L’Osier

The Grande Dame of Tokyo's gastronomy

L'Osier is a legend in Japan. Having seen numerous top chefs work behind its stove, the current chef Olivier Chaignon brings a modern touch to its cooking

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L’Osier is a legend in Japan. With a history of over 40 years, this restaurant has shaped the way Japan’s elites have discovered French cooking. Today, chef Olivier Chaignon runs it, and strives to make it the best French restaurant in Japan.

Its background, however, is unusual as there are few restaurants of this calibre in the world owned by cosmetics companies. L’Osier is one of them. It was set-up by Shiseido, one of the world’s leading players in that field, which itself has its origins as a drugstore in Tokyo. Whilst Shiseido’s presence in the restaurant is hardly visible, the sense of perfectionism here clearly demands considerable financial backing to make possible.

Financial backing, however, is not all that Shiseido provides at L’Osier. Anyone walking into the dining room will immediately notice just how beautifully designed it is. This sense of aesthetics is apparent in the decoration of the dining room and its guests. There are few restaurants, which attract a clientele as distinguished and elegant as that of L’Osier. Sitting here really feels like people come for a special meal, which is becoming increasingly rare.

And yet, what ultimately sets L’Osier apart from the rest is the quality of the food. Olivier Chaignon previously ran Pierre Gagnaire’s restaurant in Tokyo, so when he took over this bastion of classicism, speculation as to what his cooking would be like was rife. And yet, for those eating here for the first time, the surprise could not be bigger: The food is remarkably well judged, composed, and classical. You won’t be faced with six plates per course, or combinations that only a mad genius would come up with, instead the regime at L’Osier consists of luxury products, perfectly executed dishes, and to put it mildly, some of the best French food outside of France.

A dish that best illustrates Chaignon’s cooking at L’Osier is Wagyu beef fillet. Simply served with two garnishes, and a balanced, intense jus, this is a lesson in product quality. The cooking of the meat results in a crunchy crust, perfect texture, and seasoning that is strong enough to bring out the inherent flavour without masking it. Finding better steak than this in Tokyo will be difficult, unless you go to restaurants such as Kawamura. This dish alone is worth the price of admission here.

Less classical, and showing Chaignon’s capability as a chef is a dish combining caviar with Jerusalem artichoke. Generous heaps of caviar top little towers of Jerusalem artichoke, which are placed atop jelly of the same root vegetable, and a cream made from it. This is a dish that might seem simple at first, but shows just how carefully judged composition and seasoning in Chaignon’s cooking are. The briny, salty caviar is contrasted with a very clean jelly, a slightly richer cream, and the little cylinders that add texture. As a whole, the dish is remarkably complex, given that it only contains so few ingredients.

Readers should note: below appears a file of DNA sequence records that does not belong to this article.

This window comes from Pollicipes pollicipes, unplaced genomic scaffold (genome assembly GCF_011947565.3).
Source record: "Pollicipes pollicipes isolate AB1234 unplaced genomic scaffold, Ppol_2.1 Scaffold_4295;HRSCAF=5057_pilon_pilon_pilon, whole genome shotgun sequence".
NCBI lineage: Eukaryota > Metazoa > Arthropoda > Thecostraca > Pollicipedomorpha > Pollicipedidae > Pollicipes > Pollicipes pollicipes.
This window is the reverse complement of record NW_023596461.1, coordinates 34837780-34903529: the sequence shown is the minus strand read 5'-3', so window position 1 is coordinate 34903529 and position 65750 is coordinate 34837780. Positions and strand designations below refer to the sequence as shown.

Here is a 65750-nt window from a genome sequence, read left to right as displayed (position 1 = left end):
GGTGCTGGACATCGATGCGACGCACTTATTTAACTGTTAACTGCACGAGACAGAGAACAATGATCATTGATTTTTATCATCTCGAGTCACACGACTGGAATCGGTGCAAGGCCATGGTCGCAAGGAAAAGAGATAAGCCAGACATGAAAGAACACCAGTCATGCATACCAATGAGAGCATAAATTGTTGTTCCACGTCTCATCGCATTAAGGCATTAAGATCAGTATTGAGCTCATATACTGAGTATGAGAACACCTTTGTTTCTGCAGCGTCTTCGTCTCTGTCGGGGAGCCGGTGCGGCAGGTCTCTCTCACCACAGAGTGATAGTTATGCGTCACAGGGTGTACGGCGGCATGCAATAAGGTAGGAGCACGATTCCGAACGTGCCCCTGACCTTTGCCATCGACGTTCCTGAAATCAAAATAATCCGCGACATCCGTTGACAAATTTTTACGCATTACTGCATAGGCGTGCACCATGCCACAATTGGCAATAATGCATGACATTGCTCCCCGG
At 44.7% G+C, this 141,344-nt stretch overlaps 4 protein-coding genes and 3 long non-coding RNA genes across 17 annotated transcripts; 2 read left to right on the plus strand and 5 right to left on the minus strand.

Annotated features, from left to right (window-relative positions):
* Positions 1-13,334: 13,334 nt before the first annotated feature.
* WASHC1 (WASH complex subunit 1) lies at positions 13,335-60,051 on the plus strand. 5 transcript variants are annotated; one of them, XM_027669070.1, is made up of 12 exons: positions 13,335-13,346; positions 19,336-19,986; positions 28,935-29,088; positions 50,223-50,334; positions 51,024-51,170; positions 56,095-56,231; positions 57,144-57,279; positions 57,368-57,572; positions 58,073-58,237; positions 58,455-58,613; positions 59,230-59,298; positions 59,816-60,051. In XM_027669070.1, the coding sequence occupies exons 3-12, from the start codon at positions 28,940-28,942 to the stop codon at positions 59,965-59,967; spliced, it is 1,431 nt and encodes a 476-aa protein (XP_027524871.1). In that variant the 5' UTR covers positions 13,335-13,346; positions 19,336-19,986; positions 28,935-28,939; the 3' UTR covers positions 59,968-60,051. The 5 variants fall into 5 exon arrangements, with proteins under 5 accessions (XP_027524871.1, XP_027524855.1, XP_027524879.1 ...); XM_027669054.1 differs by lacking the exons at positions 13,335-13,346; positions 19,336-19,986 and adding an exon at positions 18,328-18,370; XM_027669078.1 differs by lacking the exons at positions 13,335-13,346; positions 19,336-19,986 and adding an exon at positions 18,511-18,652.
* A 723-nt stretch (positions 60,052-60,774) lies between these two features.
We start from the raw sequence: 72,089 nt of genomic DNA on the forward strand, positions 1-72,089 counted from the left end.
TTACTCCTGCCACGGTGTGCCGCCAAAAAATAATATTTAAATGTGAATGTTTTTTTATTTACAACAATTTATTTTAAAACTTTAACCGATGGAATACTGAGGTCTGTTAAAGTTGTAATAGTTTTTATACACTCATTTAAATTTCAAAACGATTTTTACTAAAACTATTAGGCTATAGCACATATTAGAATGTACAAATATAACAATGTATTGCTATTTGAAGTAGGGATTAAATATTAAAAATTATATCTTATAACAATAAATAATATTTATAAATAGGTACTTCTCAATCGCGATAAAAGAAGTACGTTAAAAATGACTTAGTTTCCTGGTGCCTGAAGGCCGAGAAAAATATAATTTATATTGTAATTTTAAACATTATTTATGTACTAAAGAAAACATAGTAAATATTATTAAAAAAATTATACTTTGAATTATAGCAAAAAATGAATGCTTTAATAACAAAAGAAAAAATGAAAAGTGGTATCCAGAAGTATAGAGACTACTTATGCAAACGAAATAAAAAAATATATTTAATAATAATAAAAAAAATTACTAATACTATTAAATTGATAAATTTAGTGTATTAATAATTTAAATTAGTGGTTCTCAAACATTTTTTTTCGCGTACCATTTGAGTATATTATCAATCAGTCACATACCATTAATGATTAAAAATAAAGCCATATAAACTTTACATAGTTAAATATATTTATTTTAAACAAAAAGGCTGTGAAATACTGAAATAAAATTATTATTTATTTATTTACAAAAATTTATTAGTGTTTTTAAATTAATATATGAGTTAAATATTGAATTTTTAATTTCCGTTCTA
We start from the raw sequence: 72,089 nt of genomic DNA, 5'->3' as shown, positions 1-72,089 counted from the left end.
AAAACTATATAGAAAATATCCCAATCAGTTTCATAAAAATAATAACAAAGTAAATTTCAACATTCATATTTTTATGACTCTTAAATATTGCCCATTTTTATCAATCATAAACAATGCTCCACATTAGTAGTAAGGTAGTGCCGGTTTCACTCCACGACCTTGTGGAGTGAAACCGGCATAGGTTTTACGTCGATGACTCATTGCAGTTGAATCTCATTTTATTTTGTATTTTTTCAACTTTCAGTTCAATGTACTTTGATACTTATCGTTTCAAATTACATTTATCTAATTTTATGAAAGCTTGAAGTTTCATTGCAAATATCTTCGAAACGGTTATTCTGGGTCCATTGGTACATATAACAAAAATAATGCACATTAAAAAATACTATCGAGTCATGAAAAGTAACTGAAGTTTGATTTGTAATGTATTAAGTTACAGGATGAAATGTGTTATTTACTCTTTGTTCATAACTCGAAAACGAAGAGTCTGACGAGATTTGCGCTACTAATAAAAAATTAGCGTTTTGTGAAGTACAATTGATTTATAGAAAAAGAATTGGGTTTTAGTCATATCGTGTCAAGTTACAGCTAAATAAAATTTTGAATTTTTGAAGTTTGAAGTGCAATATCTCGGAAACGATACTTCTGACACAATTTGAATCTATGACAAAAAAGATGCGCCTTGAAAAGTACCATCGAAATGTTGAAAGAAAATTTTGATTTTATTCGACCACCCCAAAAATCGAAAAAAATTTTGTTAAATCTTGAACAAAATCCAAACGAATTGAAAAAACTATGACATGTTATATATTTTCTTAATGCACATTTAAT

That Chaignon’s cooking does not only rely on excellent technique, but also stunning product quality is evidenced in his Amadai with curry, beets, and a spicy beet/tomato puree. Whilst we are sick and tired of seeing beetroot on menus, this dish alone shows how much can be done with this root vegetable, if served properly. All it does is adding an earthy, slightly sweet background for the main protagonist: the Amadai. One of the most prized Japanese fish, Amadai must figure among the more expensive varieties of fish one can buy. At L’Osier it is slowly cooked on the scales, so they become incredibly crisp and delicate. The meat remains flaky, juicy, and firm at the same time, making this an eye-opening piece of fish cookery, not to mention product quality. The very light curry has just enough punch, without overpowering any of the other elements on the plate.

Writing about a restaurant that uses such stunning products, and has such a dexterous kitchen brigade is a pleasure we do not often have. And yet, at L’Osier it doesn’t stop there: the service, and wine service are just as effortless, and good as the food is. Whilst the relatively small room is filled with wait staff, you never have the feeling of being “observed” by any of them. Instead, this really is a perfectly organised ballet that is professional, and friendly at the same time.

Apart from a handful of French top restaurants, we cannot think of other establishments that offer food, and service of the quality of L’Osier. If Shiseido’s aim is to create a restaurant that is more beautiful, and better than any other Japanese French restaurant they have achieved this without question. We have rarely eaten better than here.

 

Note: the 7/7 rating is for dinner. At lunch, the food is simpler, and not quite as impressive as at dinner, hence it would deserve only 4/7.

L'Osier

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